British Archeologists Use 3D Printing to Recreate Two Shipwreck Sites



Two shipwrecks in UK waters are among the world’s first underwater archaeological sites to be recreated using 3D printing technology.  Archaeologists have made a full colour model of a wreck near Drumbeg, in Sutherland, thought to date from the late 17th or early 18th century.

A print has also been made of HMHS Anglia, a World War One hospital ship lost off Folkestone in Kent in 1915.  Wessex Archaeology worked with printing firms in Scotland and England after first investigating and scanning the wreck sites.

The first of the wrecks to be printed was the Drumbeg shipwreck.  The wreck lies at a depth of 12m (39ft) in Eddrachillis Bay and consists of three cannon, two anchors and partial hull remains that lie on and below the seabed.  The cannon are heavily encrusted and colonised by small red seaweeds.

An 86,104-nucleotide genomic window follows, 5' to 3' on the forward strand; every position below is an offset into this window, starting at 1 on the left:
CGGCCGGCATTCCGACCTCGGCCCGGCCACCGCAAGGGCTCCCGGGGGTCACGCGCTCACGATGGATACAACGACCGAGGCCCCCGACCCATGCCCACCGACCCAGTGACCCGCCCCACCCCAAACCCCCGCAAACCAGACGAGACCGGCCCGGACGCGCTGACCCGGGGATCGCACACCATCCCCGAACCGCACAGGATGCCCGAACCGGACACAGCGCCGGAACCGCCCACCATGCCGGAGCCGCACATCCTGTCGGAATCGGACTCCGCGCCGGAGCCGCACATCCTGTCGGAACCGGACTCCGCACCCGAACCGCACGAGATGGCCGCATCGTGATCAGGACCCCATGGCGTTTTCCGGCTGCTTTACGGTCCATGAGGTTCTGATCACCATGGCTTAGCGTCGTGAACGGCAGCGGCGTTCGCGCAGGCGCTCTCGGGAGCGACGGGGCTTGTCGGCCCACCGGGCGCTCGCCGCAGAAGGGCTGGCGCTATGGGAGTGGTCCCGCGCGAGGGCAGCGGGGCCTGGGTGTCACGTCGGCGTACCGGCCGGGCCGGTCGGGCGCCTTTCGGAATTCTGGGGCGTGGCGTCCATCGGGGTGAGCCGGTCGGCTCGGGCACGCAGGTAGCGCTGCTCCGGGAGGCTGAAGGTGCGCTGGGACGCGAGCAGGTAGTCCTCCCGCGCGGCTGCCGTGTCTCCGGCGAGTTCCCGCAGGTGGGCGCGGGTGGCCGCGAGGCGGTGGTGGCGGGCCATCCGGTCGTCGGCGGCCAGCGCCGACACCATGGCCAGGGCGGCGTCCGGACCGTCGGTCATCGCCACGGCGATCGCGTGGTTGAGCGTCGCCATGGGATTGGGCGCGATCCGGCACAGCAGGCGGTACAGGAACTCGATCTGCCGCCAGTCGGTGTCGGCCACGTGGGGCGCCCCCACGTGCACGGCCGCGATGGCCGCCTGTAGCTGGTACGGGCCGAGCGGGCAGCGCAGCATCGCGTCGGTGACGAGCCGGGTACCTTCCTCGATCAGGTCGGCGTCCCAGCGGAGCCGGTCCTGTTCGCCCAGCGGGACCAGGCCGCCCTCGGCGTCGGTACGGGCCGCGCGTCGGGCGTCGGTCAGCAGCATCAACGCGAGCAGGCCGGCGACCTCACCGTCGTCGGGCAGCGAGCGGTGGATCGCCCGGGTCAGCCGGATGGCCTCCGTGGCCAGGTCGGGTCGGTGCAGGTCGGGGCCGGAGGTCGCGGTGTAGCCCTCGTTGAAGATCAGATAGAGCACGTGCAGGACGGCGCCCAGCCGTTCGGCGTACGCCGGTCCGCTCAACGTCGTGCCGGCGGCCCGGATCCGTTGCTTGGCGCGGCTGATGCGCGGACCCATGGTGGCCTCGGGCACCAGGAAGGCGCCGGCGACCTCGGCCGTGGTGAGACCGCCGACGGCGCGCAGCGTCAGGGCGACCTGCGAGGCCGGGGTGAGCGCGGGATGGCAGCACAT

Surveys of the wreck were first undertaken by archaeologists from Wessex Archaeology working on behalf of Historic Environment Scotland in 2012.

A technique called photogrammetry was used.  It allows archaeologists to capture not only the 3D shape of the wreckage but also the colour and texture of features such as cannons and hull.

Since 2012 further surveys have been done using sonar and magnetometer sensors.  For the 100m long (329ft) HMHS Anglia a sonar technique called multi-beam was used.


A high resolution 3D sonar survey of the site was carried out by Wessex Archaeology on behalf of Historic England in 2014.  Historical information, including an illustration of the ship sinking, has guided the colouring of the model.

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